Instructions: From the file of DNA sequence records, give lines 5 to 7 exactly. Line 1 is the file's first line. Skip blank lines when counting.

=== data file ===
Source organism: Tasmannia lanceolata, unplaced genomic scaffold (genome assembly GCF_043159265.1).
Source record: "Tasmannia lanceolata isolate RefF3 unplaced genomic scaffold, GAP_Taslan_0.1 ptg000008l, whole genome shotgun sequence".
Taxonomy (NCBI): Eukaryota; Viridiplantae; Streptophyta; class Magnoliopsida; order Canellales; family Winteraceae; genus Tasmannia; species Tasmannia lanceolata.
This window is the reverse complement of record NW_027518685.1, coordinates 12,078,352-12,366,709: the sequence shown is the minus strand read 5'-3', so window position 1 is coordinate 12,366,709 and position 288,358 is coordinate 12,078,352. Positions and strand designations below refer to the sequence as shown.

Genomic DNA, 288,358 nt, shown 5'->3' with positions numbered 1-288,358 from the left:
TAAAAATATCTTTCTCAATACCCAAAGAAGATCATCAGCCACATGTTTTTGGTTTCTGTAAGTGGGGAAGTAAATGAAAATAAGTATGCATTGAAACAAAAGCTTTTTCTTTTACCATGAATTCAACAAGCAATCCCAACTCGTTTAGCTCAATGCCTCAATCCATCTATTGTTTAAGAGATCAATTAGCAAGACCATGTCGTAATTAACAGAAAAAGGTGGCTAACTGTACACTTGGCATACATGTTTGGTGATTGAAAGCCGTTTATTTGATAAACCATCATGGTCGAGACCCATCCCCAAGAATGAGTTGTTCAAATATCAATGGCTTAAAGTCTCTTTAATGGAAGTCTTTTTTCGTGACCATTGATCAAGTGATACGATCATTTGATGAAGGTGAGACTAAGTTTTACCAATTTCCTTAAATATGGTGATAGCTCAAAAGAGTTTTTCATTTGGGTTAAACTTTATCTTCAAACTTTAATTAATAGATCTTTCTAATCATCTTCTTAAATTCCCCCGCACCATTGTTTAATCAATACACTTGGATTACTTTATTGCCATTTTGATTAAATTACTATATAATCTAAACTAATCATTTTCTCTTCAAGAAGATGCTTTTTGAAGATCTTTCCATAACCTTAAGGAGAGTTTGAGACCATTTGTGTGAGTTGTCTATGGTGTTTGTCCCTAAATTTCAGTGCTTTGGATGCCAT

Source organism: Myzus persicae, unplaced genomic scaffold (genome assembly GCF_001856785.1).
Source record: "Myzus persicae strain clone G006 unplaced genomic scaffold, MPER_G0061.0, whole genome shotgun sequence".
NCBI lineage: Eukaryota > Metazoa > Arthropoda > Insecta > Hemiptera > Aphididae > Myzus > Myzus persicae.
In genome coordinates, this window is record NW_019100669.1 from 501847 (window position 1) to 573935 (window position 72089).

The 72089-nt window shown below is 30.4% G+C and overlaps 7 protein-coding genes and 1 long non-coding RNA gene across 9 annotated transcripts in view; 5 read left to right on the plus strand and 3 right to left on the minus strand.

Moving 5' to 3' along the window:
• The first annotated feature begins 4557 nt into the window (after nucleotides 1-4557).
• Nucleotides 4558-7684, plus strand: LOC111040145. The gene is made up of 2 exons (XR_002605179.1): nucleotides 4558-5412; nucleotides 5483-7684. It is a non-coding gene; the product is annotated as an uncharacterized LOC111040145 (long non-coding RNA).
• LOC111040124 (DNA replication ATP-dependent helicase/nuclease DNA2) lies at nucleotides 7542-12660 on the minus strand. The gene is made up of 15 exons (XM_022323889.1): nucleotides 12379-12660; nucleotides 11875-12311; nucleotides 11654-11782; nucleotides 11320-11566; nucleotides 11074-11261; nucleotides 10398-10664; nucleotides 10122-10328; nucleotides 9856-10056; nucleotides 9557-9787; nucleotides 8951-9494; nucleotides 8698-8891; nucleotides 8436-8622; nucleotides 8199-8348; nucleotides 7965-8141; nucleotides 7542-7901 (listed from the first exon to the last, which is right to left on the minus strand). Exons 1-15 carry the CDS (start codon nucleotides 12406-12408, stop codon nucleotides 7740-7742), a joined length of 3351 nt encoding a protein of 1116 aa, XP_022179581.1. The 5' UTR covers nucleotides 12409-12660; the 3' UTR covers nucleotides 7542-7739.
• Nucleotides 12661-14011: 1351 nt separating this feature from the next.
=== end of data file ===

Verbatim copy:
Genomic DNA, 288,358 nt, shown 5'->3' with positions numbered 1-288,358 from the left:
TAAAAATATCTTTCTCAATACCCAAAGAAGATCATCAGCCACATGTTTTTGGTTTCTGTAAGTGGGGAAGTAAATGAAAATAAGTATGCATTGAAACAAAAGCTTTTTCTTTTACCATGAATTCAACAAGCAATCCCAACTCGTTTAGCTCAATGCCTCAATCCATCTATTGTTTAAGAGATCAATTAGCAAGACCATGTCGTAATTAACAGAAAAAGGTGGCTAACTGTACACTTGGCATACATGTTTGGTGATTGAAAGCCGTTTATTTGATAAACCATCATGGTCGAGACCCATCCCCAAGAATGAGTTGTTCAAATATCAATGGCTTAAAGTCTCTTTAATGGAAGTCTTTTTTCGTGACCATTGATCAAGTGATACGATCATTTGATGAAGGTGAGACTAAGTTTTACCAATTTCCTTAAATATGGTGATAGCTCAAAAGAGTTTTTCATTTGGGTTAAACTTTATCTTCAAACTTTAATTAATAGATCTTTCTAATCATCTTCTTAAATTCCCCCGCACCATTGTTTAATCAATACACTTGGATTACTTTATTGCCATTTTGATTAAATTACTATATAATCTAAACTAATCATTTTCTCTTCAAGAAGATGCTTTTTGAAGATCTTTCCATAACCTTAAGGAGAGTTTGAGACCATTTGTGTGAGTTGTCTATGGTGTTTGTCCCTAAATTTCAGTGCTTTGGATGCCAT

Source organism: Myzus persicae, unplaced genomic scaffold (genome assembly GCF_001856785.1).